Writing an Argument


What is an Argument?

An argument is a claim that one uses to support a thesis statement. Arguments can be inserted in text in the form of facts, statistical data, references to credible sources, logical constructions, and so on. The main requirement of an argument is that it is credible.

How to Develop Arguments Effectively?

1. Arguments are closely connected to your thesis statement. So, your first step is to create a concise, clear, and meaningful thesis statement.

2. Research the topic you are writing about. Mark all the information you think might relate to your subject.

3. Sort out the selected information. Choose data that can directly support or refute (depending on your purpose) your core idea.

4. Decide on the key points you will use to support or refute your thesis statement. Commonly, an essay has three main body paragraphs, each containing its own argument. Think of how you are going to link these arguments together.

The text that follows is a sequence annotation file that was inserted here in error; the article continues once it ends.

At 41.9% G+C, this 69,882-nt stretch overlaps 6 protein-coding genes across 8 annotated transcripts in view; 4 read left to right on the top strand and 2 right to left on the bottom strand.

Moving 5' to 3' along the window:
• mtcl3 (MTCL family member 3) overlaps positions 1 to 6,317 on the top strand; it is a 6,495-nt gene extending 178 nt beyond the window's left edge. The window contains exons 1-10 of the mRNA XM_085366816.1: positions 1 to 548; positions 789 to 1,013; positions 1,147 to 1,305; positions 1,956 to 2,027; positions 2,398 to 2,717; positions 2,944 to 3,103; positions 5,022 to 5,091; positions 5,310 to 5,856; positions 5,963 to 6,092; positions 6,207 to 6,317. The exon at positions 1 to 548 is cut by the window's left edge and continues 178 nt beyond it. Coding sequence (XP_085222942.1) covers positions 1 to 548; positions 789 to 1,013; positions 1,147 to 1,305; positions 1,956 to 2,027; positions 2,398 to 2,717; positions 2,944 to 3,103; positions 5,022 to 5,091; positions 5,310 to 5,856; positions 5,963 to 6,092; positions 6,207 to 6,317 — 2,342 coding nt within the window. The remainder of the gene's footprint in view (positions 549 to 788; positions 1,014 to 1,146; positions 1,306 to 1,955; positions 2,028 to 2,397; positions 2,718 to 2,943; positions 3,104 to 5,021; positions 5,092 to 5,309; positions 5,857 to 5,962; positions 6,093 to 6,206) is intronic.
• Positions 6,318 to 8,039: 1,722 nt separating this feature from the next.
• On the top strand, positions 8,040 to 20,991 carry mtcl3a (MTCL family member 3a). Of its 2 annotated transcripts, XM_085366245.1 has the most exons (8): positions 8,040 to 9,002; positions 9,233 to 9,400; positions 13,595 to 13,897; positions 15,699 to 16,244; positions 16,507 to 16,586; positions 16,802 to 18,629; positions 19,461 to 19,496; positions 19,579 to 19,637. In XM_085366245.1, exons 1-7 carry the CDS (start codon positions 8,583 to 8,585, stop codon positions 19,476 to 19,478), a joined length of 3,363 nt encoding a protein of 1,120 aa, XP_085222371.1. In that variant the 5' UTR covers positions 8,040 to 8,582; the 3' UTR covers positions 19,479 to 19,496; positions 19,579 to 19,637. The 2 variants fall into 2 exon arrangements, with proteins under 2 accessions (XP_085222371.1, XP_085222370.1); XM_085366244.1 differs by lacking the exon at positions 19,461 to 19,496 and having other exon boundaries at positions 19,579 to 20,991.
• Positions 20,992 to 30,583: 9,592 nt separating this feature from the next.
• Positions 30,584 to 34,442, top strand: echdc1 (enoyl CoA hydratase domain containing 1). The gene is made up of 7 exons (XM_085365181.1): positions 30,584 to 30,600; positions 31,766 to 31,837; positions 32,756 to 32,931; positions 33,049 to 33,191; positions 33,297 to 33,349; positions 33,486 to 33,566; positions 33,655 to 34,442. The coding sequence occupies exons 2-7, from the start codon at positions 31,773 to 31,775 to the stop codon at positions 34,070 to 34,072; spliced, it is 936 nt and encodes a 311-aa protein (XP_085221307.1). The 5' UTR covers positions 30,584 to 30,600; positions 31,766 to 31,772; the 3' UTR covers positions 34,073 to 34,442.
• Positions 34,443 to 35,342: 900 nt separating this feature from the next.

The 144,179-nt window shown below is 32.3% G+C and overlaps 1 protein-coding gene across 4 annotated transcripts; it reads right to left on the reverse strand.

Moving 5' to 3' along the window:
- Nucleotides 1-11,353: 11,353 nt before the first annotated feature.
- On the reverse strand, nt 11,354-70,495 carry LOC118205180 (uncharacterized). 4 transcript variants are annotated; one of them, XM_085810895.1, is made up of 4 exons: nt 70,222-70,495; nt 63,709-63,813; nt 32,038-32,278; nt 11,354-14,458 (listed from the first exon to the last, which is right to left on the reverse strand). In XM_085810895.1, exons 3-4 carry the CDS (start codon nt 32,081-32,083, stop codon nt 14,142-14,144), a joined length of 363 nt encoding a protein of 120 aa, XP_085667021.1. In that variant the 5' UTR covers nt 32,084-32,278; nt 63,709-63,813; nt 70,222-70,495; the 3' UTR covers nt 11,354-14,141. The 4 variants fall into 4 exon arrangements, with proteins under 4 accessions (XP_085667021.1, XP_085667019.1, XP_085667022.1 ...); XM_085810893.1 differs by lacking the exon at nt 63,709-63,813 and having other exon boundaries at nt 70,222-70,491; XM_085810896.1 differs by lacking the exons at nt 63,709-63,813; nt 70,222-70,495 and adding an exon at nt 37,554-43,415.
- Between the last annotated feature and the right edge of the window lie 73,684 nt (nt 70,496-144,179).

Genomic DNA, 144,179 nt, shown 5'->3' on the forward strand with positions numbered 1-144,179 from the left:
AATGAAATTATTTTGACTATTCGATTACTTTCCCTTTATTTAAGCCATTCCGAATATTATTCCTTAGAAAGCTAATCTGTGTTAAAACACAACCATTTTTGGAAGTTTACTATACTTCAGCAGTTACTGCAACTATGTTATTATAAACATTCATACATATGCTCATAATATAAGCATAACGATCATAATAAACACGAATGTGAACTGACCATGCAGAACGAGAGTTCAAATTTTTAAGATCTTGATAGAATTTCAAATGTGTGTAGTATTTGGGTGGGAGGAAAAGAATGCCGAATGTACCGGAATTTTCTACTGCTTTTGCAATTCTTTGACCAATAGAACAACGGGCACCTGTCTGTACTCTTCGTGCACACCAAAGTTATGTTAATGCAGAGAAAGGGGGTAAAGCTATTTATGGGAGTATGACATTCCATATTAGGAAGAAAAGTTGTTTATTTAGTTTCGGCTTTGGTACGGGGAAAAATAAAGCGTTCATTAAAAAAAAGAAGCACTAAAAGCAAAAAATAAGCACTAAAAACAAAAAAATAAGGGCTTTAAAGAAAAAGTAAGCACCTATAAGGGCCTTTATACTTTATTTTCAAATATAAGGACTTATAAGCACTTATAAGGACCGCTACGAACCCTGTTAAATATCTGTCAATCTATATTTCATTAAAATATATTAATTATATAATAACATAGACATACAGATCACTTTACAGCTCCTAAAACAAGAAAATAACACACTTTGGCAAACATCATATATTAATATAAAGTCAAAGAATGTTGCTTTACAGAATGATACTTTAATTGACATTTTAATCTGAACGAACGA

5. It is not enough to simply list your arguments. Each of them must have “flesh,” or additional information and background that would help to disclose the meaning of your arguments completely.

6. Make a draft. Make sure all of your arguments are linked with each other, and that together they make perfect sense and absolutely support or refute the thesis statement.

General Recommendations

- Consider your audience. If it consists only of physicists, you will hardly persuade them with metaphysical and abstract judgments.

- Use only credible sources and reliable information. Try to avoid generalizations, wild guesses, stereotyping, and other unspecific claims.

- Be familiar with possible objections. The more well-informed you are about opposite opinions, the more complete your argumentation will be.


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